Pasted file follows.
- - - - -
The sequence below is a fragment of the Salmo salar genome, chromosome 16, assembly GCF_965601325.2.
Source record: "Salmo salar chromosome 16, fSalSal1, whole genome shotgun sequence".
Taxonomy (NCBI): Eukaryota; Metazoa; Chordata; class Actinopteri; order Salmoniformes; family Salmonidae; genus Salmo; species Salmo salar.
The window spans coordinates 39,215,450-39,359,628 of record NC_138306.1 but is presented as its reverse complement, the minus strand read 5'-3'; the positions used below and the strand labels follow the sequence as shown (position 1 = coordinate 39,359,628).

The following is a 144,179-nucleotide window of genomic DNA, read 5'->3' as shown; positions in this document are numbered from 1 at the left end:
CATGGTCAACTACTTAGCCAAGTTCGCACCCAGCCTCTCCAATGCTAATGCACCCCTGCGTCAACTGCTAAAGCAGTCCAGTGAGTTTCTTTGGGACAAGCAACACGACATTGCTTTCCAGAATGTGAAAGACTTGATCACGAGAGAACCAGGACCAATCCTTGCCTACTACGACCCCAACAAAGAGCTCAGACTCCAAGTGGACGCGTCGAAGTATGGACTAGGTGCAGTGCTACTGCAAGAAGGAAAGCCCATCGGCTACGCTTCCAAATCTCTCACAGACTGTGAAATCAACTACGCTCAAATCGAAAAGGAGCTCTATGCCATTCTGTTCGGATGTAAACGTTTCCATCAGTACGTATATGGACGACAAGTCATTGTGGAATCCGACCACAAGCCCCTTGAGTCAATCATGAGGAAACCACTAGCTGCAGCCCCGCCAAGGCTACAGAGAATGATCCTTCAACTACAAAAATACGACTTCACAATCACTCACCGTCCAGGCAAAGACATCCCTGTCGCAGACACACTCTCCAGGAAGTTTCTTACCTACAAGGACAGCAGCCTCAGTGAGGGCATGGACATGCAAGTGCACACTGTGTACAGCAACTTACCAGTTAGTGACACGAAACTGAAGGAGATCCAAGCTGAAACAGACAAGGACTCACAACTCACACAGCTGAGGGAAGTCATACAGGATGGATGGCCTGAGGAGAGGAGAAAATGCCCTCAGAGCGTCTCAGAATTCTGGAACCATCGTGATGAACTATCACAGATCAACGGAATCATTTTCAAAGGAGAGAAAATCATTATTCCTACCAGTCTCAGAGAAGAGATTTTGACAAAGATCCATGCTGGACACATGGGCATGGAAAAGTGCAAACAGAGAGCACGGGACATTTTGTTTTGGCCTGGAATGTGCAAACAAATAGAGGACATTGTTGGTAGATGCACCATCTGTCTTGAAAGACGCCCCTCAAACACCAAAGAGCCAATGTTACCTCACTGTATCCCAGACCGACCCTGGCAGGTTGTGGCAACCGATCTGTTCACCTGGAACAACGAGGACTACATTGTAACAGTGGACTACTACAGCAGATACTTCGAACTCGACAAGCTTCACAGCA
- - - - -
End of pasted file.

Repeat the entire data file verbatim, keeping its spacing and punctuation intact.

The sequence below is a fragment of the Salmo salar genome, chromosome 16, assembly GCF_965601325.2.
Source record: "Salmo salar chromosome 16, fSalSal1, whole genome shotgun sequence".
Taxonomy (NCBI): Eukaryota; Metazoa; Chordata; class Actinopteri; order Salmoniformes; family Salmonidae; genus Salmo; species Salmo salar.
The window spans coordinates 39,215,450-39,359,628 of record NC_138306.1 but is presented as its reverse complement, the minus strand read 5'-3'; the positions used below and the strand labels follow the sequence as shown (position 1 = coordinate 39,359,628).

The following is a 144,179-nucleotide window of genomic DNA, read 5'->3' as shown; positions in this document are numbered from 1 at the left end:
CATGGTCAACTACTTAGCCAAGTTCGCACCCAGCCTCTCCAATGCTAATGCACCCCTGCGTCAACTGCTAAAGCAGTCCAGTGAGTTTCTTTGGGACAAGCAACACGACATTGCTTTCCAGAATGTGAAAGACTTGATCACGAGAGAACCAGGACCAATCCTTGCCTACTACGACCCCAACAAAGAGCTCAGACTCCAAGTGGACGCGTCGAAGTATGGACTAGGTGCAGTGCTACTGCAAGAAGGAAAGCCCATCGGCTACGCTTCCAAATCTCTCACAGACTGTGAAATCAACTACGCTCAAATCGAAAAGGAGCTCTATGCCATTCTGTTCGGATGTAAACGTTTCCATCAGTACGTATATGGACGACAAGTCATTGTGGAATCCGACCACAAGCCCCTTGAGTCAATCATGAGGAAACCACTAGCTGCAGCCCCGCCAAGGCTACAGAGAATGATCCTTCAACTACAAAAATACGACTTCACAATCACTCACCGTCCAGGCAAAGACATCCCTGTCGCAGACACACTCTCCAGGAAGTTTCTTACCTACAAGGACAGCAGCCTCAGTGAGGGCATGGACATGCAAGTGCACACTGTGTACAGCAACTTACCAGTTAGTGACACGAAACTGAAGGAGATCCAAGCTGAAACAGACAAGGACTCACAACTCACACAGCTGAGGGAAGTCATACAGGATGGATGGCCTGAGGAGAGGAGAAAATGCCCTCAGAGCGTCTCAGAATTCTGGAACCATCGTGATGAACTATCACAGATCAACGGAATCATTTTCAAAGGAGAGAAAATCATTATTCCTACCAGTCTCAGAGAAGAGATTTTGACAAAGATCCATGCTGGACACATGGGCATGGAAAAGTGCAAACAGAGAGCACGGGACATTTTGTTTTGGCCTGGAATGTGCAAACAAATAGAGGACATTGTTGGTAGATGCACCATCTGTCTTGAAAGACGCCCCTCAAACACCAAAGAGCCAATGTTACCTCACTGTATCCCAGACCGACCCTGGCAGGTTGTGGCAACCGATCTGTTCACCTGGAACAACGAGGACTACATTGTAACAGTGGACTACTACAGCAGATACTTCGAACTCGACAAGCTTCACAGCA